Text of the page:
Indiana University SPEA Edward J. Bloustein School of Planning and Public Policy University of Pennsylvania AIR American University

Panel Paper: Validating Value-Added Measures of Teacher Performance

Saturday, November 14, 2015 : 10:55 AM
Japengo (Hyatt Regency Miami)

*Names in bold indicate Presenter

Ali Protik and Steven Glazerman, Mathematica Policy Research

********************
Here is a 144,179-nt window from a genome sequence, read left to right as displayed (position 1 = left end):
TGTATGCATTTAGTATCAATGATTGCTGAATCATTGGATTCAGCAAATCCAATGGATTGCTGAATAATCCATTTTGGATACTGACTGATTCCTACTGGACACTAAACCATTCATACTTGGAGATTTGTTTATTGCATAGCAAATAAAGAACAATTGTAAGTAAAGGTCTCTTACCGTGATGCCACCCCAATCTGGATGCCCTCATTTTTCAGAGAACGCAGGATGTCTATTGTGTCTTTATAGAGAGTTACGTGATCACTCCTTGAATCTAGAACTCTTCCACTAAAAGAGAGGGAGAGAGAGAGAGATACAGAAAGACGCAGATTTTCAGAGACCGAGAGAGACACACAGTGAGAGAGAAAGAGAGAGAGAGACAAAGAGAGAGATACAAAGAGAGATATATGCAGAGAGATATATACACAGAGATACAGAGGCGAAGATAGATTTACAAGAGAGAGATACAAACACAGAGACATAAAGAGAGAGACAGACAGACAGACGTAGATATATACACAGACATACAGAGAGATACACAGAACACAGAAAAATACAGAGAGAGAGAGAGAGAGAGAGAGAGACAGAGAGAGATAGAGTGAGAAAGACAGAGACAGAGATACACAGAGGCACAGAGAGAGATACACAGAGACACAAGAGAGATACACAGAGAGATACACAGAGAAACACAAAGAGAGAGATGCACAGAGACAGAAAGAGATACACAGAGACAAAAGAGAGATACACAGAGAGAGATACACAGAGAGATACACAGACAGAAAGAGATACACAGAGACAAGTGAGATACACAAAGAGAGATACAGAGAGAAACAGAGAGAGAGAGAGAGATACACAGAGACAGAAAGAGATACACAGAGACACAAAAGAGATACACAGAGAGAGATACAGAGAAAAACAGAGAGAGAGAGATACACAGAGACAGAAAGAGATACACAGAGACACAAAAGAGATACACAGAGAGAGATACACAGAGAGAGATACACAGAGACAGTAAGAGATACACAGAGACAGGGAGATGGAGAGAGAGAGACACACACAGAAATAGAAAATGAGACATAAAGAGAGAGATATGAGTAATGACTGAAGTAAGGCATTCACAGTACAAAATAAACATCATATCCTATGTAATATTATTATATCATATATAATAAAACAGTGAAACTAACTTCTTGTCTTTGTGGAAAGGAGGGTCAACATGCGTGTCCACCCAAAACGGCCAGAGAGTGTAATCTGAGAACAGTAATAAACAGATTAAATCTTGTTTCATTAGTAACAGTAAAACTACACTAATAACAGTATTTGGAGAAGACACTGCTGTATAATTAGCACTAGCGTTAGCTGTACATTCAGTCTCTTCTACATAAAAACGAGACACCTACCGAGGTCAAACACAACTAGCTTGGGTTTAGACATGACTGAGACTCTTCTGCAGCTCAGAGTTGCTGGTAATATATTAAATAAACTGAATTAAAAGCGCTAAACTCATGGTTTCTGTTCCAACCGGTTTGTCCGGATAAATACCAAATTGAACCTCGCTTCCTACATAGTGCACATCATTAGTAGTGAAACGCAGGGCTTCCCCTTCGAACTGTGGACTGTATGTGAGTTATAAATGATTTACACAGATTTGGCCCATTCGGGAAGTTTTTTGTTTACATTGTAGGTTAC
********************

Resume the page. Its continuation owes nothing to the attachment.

Regression-based estimates of a teacher’s impact on student test scores, often referred to as value-added measures, have been growing in importance in education policy. However, the measures are also controversial, in part because of concerns about bias (Rothstein 2010). This paper provides new empirical evidence on the degree of bias in commonly used value added estimators. We exploit a randomized experiment that induced exogenous variation in teacher value added. Using randomization as an instrument, we generate causal estimates of the impact of a one-unit change in value added measures on student test scores. Following Chetty et al. (2014), we refer to the deviation of this impact from one as the forecast bias. Because our estimates are based on modest sample sizes and therefore have limited statistical precision, we consider the findings in the context of a series of new and related findings from the emerging literature that uses experimental or quasi-experimental methods to generate plausibly exogenous variation in teacher value added. Most of these studies address the selection of students into different teachers’ classrooms within schools. Our study, however, is the first to use randomization to address selection between schools. The paper documents a pattern of consistent findings in the emerging literature that value-added estimates have very little forecast bias. Our new results were consistent with this finding for elementary school teachers. We could not reject the null hypothesis that the value-added estimates had zero forecast bias. Our confidence intervals were wider than many of the other estimates in the literature, and our findings for middle school, which were especially imprecise, showed that value-added measures of teacher performance did not predict subsequent teacher performance during the experimental period.